Referee Tony Perez was appointed to work Ali-Frazier II, and it would prove to be a poor choice for both fighters. When Ali drove Joe back onto his heels and into the ropes in the second round, Perez, thinking he had heard the bell, stepped in and interrupted the action, which provided Frazier with an opportunity to recover. Frazier was unable to get himself going through the early rounds, in part because Perez was allowing Ali to hold his opponent by the neck. An angry Futch told Perez, "You gotta stop this. " But Ali continued to hold on, even as Frazier attempted to wheel out his big guns in the eighth and ninth. By virtue of his ring generalship, Ali was awarded the 12-round decision.
Futch only grew angrier when he reviewed the film. By his careful count, Ali had held Joe 133 times.
Frazier characterizes the fight today as a "mugging. "
"I still feel I won that fight, if you look closely at the punches thrown and the ones that were landed," he says. "The referee was supposed to break us, but he just let Ali keep holding on. It was a mug job. "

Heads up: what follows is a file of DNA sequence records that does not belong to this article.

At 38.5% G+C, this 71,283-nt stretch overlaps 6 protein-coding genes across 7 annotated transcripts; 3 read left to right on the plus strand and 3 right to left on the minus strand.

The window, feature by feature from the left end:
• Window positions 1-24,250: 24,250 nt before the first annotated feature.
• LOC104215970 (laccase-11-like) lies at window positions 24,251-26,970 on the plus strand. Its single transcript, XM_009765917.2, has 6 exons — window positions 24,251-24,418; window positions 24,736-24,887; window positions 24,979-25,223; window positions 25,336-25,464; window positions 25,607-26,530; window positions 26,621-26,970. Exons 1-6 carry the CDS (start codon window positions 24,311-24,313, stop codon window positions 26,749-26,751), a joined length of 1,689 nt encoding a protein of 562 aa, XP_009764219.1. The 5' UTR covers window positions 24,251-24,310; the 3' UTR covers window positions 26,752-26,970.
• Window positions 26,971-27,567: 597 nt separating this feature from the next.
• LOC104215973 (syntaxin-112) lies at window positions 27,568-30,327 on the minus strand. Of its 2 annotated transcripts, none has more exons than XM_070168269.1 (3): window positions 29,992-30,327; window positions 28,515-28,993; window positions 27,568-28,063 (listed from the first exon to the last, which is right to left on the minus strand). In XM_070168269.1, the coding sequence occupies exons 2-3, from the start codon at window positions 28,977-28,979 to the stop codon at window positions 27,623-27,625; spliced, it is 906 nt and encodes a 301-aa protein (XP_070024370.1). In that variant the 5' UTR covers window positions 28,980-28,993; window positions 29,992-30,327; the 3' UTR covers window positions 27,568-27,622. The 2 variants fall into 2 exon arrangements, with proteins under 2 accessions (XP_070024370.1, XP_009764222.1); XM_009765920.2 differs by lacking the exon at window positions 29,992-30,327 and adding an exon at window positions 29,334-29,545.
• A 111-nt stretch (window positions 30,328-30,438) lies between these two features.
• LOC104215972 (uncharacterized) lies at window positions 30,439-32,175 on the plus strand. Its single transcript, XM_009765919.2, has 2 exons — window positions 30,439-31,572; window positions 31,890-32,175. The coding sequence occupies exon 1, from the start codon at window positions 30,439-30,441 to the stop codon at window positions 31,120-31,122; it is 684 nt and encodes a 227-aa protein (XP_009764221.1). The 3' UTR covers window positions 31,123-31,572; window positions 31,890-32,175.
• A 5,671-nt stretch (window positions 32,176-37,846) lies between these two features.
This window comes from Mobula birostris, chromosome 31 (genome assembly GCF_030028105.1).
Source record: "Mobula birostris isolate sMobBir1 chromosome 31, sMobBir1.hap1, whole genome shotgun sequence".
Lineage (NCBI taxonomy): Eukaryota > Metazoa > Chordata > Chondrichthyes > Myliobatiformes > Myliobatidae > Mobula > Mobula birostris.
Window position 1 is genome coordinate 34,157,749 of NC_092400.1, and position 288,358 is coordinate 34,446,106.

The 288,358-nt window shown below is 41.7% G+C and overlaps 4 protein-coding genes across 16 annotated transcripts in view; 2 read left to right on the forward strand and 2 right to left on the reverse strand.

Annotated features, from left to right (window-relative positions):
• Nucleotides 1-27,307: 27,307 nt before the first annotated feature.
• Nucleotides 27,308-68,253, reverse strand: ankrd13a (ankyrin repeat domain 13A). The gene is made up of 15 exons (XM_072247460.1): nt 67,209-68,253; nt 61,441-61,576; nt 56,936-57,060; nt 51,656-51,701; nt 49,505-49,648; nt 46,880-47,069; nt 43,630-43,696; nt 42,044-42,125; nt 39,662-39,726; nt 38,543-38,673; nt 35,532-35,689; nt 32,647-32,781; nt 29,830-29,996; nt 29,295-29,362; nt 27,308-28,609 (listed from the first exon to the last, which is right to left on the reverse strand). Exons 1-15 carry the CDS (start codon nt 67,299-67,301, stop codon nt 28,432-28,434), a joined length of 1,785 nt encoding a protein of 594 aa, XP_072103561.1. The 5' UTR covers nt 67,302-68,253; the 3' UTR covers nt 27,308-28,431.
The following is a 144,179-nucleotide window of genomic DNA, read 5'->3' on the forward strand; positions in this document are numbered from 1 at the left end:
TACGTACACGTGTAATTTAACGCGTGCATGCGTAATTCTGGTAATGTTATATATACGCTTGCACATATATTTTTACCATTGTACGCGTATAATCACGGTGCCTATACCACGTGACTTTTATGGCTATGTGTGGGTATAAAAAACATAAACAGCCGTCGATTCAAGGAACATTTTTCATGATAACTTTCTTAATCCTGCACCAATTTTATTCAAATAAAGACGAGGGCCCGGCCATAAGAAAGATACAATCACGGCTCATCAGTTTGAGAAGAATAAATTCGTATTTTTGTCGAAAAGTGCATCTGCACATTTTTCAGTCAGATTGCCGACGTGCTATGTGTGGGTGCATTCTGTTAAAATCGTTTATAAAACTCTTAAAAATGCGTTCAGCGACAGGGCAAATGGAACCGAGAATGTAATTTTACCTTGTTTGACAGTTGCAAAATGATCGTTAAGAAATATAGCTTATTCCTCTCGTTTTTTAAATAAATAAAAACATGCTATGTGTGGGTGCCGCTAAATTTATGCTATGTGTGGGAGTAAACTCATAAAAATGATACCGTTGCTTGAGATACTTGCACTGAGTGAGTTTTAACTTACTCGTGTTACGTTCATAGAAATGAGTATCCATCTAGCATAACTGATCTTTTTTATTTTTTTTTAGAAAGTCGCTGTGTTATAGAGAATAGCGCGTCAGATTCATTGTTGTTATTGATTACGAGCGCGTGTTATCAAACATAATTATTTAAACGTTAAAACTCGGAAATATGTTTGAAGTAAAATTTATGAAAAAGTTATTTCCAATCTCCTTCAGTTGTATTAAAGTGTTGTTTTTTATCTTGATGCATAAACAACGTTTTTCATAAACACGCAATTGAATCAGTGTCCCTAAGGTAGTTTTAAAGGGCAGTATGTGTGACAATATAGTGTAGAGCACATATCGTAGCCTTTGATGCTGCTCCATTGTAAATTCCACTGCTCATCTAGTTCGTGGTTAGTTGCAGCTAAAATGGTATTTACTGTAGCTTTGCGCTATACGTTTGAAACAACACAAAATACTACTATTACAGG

OCT. 1, 1975
Up at his tranquil training camp in Deer Lake, Pa., before their third meeting, "The Thrilla in Manila," Ali stood in the ring and looked down at the crowd that had assembled for his workout.
"Who am I?" he asked.
"'The Greatest! ' 'The Greatest!'" cried Bundini Brown, a member of his entourage.
"Joe Frazier should give his face to the Wildlife Fund," Ali said. "He's so ugly, blind men go the other way. Ugly! Ugly! Ugly! He not only looks bad, you can smell him in another country! "
Ali held his nose.
"What will the people of Manila think? " Ali continued. "That black brothers are animals. Ignorant. Stupid. Ugly and smelly. "
Why did Ali abuse Frazier in this manner?
He once said it was just a ploy to drum up publicity.
Frazier always rejected that explanation. "Unnecessary," he says. "Why would he have to do that when we both had guarantees? "
Did Ali do it to get a competitive edge on Joe?
"You would have to ask him," says Frazier, whose son, Marvis, came under abuse from schoolmates because of the vitriol that Ali was spewing. "All I know is this: The noisier he got, the meaner I got. "